Joker ★★★★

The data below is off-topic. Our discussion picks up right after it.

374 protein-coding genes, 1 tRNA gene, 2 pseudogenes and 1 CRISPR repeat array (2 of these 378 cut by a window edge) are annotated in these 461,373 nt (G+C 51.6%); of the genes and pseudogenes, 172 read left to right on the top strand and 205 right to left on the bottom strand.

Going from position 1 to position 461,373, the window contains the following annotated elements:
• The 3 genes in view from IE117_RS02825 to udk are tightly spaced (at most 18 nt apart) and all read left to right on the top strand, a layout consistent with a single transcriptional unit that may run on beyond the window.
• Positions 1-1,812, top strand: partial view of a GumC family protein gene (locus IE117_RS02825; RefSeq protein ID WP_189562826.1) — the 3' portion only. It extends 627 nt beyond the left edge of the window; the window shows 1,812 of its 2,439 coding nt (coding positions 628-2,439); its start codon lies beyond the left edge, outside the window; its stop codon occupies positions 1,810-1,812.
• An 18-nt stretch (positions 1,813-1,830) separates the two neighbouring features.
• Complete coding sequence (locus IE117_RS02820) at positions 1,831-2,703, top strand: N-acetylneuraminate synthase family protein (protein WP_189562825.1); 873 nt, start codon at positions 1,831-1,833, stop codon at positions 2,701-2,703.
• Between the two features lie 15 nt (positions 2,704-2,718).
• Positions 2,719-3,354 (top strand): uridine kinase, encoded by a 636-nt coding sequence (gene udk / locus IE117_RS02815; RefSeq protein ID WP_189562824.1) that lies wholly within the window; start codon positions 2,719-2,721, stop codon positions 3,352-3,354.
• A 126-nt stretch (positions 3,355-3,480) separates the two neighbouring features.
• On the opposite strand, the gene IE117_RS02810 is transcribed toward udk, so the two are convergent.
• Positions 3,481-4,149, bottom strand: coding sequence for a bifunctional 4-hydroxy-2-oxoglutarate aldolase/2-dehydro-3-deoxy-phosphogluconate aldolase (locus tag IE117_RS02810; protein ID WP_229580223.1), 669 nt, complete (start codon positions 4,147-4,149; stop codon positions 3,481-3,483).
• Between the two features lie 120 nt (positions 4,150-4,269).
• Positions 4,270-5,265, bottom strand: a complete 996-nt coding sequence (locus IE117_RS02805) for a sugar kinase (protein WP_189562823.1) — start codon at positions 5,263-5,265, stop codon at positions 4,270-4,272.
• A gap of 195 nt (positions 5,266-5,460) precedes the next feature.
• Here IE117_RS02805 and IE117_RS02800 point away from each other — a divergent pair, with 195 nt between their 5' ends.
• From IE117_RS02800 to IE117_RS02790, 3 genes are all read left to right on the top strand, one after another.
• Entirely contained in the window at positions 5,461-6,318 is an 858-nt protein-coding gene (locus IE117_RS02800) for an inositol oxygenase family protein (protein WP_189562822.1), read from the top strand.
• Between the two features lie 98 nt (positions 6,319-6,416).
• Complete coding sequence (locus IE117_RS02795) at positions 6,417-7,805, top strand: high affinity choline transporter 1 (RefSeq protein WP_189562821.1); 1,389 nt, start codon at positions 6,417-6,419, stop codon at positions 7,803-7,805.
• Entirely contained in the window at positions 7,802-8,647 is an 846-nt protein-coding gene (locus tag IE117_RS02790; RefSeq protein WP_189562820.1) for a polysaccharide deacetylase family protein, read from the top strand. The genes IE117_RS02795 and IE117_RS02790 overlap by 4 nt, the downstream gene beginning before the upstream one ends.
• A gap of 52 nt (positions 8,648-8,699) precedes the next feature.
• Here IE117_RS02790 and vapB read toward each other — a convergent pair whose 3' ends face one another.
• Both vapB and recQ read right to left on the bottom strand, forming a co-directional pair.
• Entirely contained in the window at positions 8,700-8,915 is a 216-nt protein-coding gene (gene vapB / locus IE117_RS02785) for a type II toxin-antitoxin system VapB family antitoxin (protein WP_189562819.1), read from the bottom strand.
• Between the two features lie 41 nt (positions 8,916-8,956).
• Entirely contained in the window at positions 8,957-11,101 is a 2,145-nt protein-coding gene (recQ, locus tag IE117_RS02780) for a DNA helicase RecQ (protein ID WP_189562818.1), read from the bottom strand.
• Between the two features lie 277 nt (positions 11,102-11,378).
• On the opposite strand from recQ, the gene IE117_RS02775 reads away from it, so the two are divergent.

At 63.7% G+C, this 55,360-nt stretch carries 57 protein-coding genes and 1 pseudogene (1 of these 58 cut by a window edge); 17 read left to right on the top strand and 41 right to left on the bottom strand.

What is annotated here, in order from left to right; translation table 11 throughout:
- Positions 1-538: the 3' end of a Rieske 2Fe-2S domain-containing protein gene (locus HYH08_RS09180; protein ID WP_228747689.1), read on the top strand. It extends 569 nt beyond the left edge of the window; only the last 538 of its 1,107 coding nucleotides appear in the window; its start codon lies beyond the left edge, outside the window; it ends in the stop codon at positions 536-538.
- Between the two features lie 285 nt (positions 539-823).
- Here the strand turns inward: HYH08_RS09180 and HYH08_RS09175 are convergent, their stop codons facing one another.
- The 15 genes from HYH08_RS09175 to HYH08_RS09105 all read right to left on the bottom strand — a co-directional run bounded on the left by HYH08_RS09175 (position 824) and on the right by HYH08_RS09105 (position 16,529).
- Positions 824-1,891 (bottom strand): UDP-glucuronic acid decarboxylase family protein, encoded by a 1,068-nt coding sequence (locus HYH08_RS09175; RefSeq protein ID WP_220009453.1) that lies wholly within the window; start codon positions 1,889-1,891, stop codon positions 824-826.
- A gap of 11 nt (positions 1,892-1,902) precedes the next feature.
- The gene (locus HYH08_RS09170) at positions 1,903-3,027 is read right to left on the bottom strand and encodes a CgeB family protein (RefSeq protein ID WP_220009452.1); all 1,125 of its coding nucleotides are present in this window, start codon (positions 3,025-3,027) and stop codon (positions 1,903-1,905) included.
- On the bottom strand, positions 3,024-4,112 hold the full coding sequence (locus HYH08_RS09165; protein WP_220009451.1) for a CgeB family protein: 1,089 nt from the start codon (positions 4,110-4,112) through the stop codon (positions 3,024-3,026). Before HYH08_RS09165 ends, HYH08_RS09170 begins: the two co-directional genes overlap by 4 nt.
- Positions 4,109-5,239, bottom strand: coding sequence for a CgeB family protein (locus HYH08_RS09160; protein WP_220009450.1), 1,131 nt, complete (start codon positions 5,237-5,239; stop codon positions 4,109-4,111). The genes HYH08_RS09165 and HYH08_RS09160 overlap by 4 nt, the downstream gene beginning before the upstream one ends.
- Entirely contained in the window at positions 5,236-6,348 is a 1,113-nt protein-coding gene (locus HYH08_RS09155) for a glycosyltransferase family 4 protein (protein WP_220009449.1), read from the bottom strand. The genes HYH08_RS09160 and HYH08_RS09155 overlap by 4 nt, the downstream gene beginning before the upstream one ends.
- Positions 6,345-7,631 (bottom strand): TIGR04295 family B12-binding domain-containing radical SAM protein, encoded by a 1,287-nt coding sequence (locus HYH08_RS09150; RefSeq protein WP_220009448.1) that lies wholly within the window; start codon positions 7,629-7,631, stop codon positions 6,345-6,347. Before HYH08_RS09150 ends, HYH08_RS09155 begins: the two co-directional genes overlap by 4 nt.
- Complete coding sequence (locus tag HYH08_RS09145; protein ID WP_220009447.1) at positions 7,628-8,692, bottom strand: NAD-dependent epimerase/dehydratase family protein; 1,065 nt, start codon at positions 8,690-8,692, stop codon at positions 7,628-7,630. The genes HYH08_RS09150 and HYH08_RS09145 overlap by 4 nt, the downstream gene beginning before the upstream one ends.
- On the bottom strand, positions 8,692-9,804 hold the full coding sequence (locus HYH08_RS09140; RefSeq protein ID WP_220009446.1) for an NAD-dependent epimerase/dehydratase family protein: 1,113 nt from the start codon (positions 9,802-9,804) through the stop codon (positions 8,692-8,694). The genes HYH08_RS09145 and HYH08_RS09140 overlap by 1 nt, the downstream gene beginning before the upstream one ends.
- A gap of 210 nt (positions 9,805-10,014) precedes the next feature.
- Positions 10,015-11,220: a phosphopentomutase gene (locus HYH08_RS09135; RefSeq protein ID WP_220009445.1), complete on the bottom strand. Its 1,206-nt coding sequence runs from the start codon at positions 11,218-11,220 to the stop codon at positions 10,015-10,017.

Watching Taxi Driver again, a couple of nights after watching Joker, I noticed something I don’t think I’d paid attention to before, something that hadn’t ever been important: a few lines from one of the other drivers in the all-night diner about midgets being funny. Did Todd Phillips pick that up and make it a Joker plot point? His Joker is almost an essay about Taxi Driver, its effect and afterlife, its reputation and its seductions, its status as a museum of 70s attitudes and New York as its seediest, its unusual place on the border between fiction and real-life violence. Taxi Driver famously inspired a would-be assassin (John Hinckley Jr) as well as being inspired by one (Arthur Bremer). Phillips is clearly aiming to place his film in a transgressive tradition of young male alienation cult films – see also: Fight Club, A Clockwork Orange – and like Zack Snyder’s Watchmen a decade ago, his Joker is nostalgic for the 70s/early 80s New York of garbage strikes and porn cinemas, rundown apartments and tough cops. It slums in a precise recreation of that New York of Taxi Driver, slightly time-shifted to about 1981, while borrowing the showbiz delusions of The King of Comedy – and the star of both movies is of course in a significant support part. I kept waiting for Joaquin Phoenix’s Arthur Fleck to tell us that loneliness has followed him everywhere, his whole life – that he’s God’s lonely comedian. The Scorsese debts are so obvious they put Joker closer to a remake than a homage, although Phillips doesn’t know what to do with the racism that would have been much more overt in the era the film recreates. In other words, there are inevitable complications in using a period film to comment on and springboard into the very different politics of right now. On the other hand, there’s something fascinating and impressive about sneaking a big budget riff on the 70s exploitation film into multiplexes disguised as a superhero origin story – and if all the kids turning out in droves for Joker want to see Phoenix do the vigilante act again, only in something much tougher and darker, and beefy not thin but still saddled with a mother, they can watch You Were Never Really Here.